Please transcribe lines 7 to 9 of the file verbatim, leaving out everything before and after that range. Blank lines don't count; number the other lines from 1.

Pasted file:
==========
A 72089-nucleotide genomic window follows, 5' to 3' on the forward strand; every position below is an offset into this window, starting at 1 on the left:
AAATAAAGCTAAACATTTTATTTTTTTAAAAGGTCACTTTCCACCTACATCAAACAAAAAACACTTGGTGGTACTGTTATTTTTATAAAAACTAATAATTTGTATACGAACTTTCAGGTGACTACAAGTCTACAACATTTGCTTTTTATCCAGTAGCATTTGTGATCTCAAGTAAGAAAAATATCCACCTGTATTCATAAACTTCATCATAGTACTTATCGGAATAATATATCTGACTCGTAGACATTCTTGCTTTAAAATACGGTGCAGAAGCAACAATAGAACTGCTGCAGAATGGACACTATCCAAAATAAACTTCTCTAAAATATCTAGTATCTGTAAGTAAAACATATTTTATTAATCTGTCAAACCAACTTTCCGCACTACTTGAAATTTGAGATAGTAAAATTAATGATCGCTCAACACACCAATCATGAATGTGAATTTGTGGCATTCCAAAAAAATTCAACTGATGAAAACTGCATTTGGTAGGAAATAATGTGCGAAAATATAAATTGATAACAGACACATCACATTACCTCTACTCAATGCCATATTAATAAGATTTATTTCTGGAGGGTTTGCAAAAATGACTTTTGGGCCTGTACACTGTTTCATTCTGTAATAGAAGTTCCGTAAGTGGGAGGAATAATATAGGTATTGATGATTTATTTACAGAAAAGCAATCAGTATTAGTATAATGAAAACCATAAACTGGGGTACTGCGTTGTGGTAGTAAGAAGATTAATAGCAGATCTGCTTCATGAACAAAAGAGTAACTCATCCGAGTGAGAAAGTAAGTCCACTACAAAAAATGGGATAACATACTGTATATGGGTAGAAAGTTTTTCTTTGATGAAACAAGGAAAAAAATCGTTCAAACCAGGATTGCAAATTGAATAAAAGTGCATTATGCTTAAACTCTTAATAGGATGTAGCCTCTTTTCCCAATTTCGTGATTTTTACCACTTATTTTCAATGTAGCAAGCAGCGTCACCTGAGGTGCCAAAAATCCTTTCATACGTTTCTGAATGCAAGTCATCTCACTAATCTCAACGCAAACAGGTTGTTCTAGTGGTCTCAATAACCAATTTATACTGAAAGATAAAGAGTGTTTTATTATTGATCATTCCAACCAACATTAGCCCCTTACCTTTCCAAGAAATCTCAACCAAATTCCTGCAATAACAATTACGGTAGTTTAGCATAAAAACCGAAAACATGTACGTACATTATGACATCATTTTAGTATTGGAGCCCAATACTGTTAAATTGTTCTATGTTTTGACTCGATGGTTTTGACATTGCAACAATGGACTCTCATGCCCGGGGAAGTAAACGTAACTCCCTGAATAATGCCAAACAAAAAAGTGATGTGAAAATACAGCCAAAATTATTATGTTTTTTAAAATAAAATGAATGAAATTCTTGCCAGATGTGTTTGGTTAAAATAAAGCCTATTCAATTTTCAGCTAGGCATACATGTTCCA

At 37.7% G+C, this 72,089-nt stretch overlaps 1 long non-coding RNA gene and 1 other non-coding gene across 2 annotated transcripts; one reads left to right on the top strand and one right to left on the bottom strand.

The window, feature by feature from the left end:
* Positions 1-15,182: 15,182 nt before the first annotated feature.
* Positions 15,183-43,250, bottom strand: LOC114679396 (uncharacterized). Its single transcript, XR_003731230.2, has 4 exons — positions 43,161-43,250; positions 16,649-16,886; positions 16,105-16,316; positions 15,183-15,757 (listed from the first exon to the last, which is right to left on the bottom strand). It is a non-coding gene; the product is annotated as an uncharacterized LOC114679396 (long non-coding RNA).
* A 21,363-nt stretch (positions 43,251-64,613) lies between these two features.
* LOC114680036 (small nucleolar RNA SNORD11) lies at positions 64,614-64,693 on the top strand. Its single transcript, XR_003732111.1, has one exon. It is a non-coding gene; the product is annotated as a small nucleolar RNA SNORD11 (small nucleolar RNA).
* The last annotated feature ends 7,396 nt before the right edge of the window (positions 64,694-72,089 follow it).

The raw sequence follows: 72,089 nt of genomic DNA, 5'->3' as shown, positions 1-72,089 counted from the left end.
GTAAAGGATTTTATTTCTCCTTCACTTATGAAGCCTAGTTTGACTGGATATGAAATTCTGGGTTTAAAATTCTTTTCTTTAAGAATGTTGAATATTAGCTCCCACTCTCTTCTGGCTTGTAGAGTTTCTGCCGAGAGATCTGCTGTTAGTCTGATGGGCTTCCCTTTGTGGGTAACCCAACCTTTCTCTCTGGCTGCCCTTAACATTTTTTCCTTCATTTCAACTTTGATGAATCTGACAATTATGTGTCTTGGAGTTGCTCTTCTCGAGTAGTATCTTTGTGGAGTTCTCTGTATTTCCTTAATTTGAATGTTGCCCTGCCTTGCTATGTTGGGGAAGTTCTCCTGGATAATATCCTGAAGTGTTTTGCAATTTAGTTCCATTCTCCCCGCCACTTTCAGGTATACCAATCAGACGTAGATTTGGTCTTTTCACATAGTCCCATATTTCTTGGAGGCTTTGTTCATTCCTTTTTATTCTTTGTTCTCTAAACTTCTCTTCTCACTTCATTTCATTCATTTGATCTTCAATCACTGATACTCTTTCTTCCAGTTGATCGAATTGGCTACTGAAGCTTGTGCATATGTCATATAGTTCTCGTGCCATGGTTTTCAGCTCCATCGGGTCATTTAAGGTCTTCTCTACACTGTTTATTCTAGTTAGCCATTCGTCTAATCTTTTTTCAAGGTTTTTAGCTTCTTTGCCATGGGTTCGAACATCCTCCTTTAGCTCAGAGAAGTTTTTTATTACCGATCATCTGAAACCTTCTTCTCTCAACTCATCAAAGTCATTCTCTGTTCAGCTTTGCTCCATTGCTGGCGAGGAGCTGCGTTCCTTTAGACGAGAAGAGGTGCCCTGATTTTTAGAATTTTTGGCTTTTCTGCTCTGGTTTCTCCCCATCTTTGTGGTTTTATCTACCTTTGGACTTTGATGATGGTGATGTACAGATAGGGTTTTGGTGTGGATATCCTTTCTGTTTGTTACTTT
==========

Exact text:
* A 21,363-nt stretch (positions 43,251-64,613) lies between these two features.
* LOC114680036 (small nucleolar RNA SNORD11) lies at positions 64,614-64,693 on the top strand. Its single transcript, XR_003732111.1, has one exon. It is a non-coding gene; the product is annotated as a small nucleolar RNA SNORD11 (small nucleolar RNA).
* The last annotated feature ends 7,396 nt before the right edge of the window (positions 64,694-72,089 follow it).